Study: More People Want Money than Sleep – Really?
In a forthcoming issue of American Economic Review, Cornell University researchers are presenting the findings of a new study that shows respondents prefer salary over sleep. Contrary to much of the research stating people’s well-being is based well beyond a fat paycheck, these findings propose that if people had a choice between $80,000, reasonable work hours and 7.5 hours a sleep and $140,000 with longer work hours and only 6 hours of sleep, the majority would choose the latter.
Who has a choice between the two anyway? Not many. My problem with studies like these is who is this really serving? It justifies workaholism and reinforces the time is money scheme we’ve all been led to believe. Truth be told happiness is driven by more than the almighty dollar.
A lot of it has to do with our state of mind. If you look at Gallup’s latest comparative Well-Being Index, Germans rate their level of happiness much lower overall than Americans. Despite the continued economic woes in the United States and Germany’s supreme economic stability in the face of the current Euro debate, only 41.1% of Germans ages 18 or older consider themselves ‘thriving’. 53.1% are struggling and 5.8% are ‘suffering’. In comparison, in the United States 52.9% say they are ‘thriving’ while 43.5% say they are ‘struggling’. Only 3.6% report that they are ‘suffering’.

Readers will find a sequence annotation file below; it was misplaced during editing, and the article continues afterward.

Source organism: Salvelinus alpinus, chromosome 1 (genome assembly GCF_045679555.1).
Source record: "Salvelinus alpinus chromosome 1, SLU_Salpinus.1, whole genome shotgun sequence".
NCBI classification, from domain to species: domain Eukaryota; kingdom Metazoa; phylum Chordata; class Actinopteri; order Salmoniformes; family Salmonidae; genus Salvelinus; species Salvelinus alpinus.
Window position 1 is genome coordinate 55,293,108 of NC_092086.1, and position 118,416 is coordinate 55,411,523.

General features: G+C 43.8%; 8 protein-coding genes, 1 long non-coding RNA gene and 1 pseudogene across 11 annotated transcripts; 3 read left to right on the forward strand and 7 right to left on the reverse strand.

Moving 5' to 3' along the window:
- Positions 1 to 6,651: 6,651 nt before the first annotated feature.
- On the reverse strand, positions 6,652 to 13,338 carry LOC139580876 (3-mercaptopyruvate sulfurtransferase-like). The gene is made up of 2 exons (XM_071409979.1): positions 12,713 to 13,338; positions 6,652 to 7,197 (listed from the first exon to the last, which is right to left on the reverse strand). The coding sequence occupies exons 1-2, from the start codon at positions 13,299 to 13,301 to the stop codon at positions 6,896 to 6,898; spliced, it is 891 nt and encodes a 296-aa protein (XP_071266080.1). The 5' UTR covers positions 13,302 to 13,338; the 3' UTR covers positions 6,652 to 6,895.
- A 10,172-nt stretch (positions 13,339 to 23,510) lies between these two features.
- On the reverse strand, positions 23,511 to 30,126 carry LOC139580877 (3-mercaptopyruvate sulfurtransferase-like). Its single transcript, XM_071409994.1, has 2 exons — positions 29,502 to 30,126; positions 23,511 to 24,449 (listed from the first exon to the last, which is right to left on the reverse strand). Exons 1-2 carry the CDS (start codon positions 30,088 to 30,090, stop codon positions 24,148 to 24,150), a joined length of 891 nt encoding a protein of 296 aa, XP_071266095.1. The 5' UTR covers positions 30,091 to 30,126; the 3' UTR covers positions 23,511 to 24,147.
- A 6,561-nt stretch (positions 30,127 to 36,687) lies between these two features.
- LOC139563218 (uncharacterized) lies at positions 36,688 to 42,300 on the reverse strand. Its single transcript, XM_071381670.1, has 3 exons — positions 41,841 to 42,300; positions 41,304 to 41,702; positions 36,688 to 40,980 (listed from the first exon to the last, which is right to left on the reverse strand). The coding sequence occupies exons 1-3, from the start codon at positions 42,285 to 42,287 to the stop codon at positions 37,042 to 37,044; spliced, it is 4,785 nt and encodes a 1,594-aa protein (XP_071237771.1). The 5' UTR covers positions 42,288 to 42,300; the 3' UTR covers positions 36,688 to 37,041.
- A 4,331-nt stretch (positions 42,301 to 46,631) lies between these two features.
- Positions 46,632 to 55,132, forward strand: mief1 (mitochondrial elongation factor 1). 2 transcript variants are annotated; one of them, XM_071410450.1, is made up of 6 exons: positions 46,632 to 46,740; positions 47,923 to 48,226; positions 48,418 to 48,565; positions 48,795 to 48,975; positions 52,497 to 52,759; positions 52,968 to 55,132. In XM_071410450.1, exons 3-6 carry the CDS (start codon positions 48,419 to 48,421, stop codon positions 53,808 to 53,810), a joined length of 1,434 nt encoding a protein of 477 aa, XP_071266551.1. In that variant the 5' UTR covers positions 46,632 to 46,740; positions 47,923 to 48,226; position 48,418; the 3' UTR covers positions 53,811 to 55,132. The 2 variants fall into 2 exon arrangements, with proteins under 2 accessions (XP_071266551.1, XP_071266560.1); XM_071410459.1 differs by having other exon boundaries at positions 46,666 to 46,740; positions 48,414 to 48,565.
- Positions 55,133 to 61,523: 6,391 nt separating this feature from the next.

In a country where unemployment is relatively low, universal health care is a given, and they enjoy one of the lowest average hours worked of any OECD country, I wonder why Germans are less happy. It doesn’t seem that money or time off is the answer. It may be culturally entrenched that it’s not kosher to admit you are doing well. I’ve noticed a German tendency to commiserate versus celebrate.
A mindshift is required to move from a state of lack to a state of abundance. The power of slow can help, one step at a time, to liberate ourselves from unhealthy thinking. We all know sleep can help boost our mood. You can bank on it!